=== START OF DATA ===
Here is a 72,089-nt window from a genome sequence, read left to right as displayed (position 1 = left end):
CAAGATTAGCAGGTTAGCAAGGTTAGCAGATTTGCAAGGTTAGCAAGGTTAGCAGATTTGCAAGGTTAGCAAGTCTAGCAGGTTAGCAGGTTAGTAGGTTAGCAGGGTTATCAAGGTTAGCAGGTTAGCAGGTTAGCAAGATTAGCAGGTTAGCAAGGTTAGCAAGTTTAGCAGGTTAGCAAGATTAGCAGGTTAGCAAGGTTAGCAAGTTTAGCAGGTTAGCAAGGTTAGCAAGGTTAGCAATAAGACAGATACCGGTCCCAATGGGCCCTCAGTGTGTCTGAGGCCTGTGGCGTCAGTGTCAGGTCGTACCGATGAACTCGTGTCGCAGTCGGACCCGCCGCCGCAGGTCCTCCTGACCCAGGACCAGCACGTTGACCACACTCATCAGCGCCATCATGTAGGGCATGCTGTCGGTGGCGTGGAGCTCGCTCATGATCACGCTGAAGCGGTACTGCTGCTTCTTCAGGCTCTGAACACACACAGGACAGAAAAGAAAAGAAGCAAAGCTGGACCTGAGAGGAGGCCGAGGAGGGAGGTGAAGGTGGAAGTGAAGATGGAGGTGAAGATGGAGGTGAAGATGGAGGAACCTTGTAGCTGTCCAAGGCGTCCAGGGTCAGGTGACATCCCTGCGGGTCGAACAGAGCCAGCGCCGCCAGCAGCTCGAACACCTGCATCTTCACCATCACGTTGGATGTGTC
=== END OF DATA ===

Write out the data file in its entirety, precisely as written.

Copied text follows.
Here is a 72,089-nt window from a genome sequence, read left to right as displayed (position 1 = left end):
CAAGATTAGCAGGTTAGCAAGGTTAGCAGATTTGCAAGGTTAGCAAGGTTAGCAGATTTGCAAGGTTAGCAAGTCTAGCAGGTTAGCAGGTTAGTAGGTTAGCAGGGTTATCAAGGTTAGCAGGTTAGCAGGTTAGCAAGATTAGCAGGTTAGCAAGGTTAGCAAGTTTAGCAGGTTAGCAAGATTAGCAGGTTAGCAAGGTTAGCAAGTTTAGCAGGTTAGCAAGGTTAGCAAGGTTAGCAATAAGACAGATACCGGTCCCAATGGGCCCTCAGTGTGTCTGAGGCCTGTGGCGTCAGTGTCAGGTCGTACCGATGAACTCGTGTCGCAGTCGGACCCGCCGCCGCAGGTCCTCCTGACCCAGGACCAGCACGTTGACCACACTCATCAGCGCCATCATGTAGGGCATGCTGTCGGTGGCGTGGAGCTCGCTCATGATCACGCTGAAGCGGTACTGCTGCTTCTTCAGGCTCTGAACACACACAGGACAGAAAAGAAAAGAAGCAAAGCTGGACCTGAGAGGAGGCCGAGGAGGGAGGTGAAGGTGGAAGTGAAGATGGAGGTGAAGATGGAGGTGAAGATGGAGGAACCTTGTAGCTGTCCAAGGCGTCCAGGGTCAGGTGACATCCCTGCGGGTCGAACAGAGCCAGCGCCGCCAGCAGCTCGAACACCTGCATCTTCACCATCACGTTGGATGTGTC